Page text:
While I pride myself on cooking from basic ingredients as much as possible, more often than not the demands of a family and career necessitate serving at least one prepared item at most family meals. Given this, it's good to know the level of tracking and visibility that food makers have into their supply chain (registration and subscription required). According to the above-linked Wall Street Journal article, "As food makers scramble to comply with the nation's largest beef recall, their system of data collection -- which can trace the origin of the contents in its products down to the individual can -- is being put to the test." But the results, so far, are giving them a passing mark. General Mill's, who had to recall one soup containing meatballs tied to the tainted meat, is the most impressive of all.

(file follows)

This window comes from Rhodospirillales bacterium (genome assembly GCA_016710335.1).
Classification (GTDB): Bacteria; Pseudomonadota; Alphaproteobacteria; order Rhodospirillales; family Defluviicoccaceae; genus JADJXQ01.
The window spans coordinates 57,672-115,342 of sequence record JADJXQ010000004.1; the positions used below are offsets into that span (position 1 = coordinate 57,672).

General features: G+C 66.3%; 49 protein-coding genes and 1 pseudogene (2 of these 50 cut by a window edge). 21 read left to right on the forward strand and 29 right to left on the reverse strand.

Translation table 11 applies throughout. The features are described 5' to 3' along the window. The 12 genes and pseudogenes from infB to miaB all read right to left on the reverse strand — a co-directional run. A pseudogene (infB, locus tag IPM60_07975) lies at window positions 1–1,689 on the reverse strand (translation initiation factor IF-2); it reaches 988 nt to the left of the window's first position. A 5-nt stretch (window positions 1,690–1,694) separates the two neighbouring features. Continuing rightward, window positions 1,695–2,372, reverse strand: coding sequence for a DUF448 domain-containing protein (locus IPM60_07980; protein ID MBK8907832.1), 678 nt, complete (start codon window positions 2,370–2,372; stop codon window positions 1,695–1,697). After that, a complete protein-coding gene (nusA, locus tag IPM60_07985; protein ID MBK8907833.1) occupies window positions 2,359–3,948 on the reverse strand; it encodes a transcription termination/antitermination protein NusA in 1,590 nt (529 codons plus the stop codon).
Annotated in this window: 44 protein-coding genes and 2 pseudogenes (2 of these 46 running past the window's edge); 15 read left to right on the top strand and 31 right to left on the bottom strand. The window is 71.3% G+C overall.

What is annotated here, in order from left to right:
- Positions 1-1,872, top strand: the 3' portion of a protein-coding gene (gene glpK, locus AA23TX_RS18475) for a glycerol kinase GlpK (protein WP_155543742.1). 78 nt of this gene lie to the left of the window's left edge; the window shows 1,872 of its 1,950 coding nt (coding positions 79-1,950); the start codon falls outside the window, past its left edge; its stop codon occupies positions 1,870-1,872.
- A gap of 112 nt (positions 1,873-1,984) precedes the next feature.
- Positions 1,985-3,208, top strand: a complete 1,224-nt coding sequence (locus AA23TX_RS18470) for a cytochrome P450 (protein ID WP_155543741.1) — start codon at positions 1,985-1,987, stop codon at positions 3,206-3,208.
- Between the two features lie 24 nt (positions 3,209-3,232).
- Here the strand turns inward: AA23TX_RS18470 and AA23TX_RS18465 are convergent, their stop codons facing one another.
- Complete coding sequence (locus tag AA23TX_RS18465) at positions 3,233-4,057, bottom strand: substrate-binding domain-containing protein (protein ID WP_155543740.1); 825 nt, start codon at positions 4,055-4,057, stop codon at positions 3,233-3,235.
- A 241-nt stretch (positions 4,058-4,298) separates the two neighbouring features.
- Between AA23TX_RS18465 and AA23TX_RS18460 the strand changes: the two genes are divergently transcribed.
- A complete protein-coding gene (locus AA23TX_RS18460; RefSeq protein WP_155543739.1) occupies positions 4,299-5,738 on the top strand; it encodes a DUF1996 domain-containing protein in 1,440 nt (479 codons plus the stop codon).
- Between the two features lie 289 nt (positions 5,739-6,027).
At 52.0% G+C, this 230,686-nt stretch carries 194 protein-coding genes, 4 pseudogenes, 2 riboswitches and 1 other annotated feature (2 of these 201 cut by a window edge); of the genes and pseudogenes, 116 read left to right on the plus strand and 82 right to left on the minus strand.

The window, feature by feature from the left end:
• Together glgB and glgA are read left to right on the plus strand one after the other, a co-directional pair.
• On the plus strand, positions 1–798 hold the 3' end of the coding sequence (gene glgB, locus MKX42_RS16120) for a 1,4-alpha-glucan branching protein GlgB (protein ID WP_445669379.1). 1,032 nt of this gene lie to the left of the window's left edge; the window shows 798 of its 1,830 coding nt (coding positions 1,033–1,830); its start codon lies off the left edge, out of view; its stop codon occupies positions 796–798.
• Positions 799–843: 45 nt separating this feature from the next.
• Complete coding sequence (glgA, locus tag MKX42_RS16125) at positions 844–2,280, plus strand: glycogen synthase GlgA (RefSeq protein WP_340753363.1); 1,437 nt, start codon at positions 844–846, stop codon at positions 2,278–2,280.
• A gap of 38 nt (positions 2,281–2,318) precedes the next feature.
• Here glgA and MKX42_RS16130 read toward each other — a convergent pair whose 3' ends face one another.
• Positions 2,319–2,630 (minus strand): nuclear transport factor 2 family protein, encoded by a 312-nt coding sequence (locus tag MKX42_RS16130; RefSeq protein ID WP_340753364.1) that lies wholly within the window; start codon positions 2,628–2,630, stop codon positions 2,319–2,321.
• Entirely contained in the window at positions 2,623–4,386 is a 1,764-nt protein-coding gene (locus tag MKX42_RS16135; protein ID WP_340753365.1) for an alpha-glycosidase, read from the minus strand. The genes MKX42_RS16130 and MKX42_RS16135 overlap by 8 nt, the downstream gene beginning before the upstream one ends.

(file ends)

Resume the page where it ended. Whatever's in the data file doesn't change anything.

According to the article, when the news of the beef recall hit, "A team of five people also began reviewing a list of suppliers to see whether any were customers of Hallmark/Westland [the meat packer at the center of the recall]. They found just one -- and that supplier, whose identity the company wouldn't reveal, sells only meatballs to General Mills. General Mills' supplier knew from its records that it had purchased beef from Hallmark/Westland only during a two-month window in late 2007." Then, "General Mills' sourcing department, which keeps detailed records on every purchase from a vendor, was then able to zoom in on its records from that two-month window," and discovered that the meat in question had made it into a single type of soup. What's the lesson in all of this? Clearly, all food makers should be able to answer the proverbial question when it comes to supply visibility: where's the beef?
- Jason Busch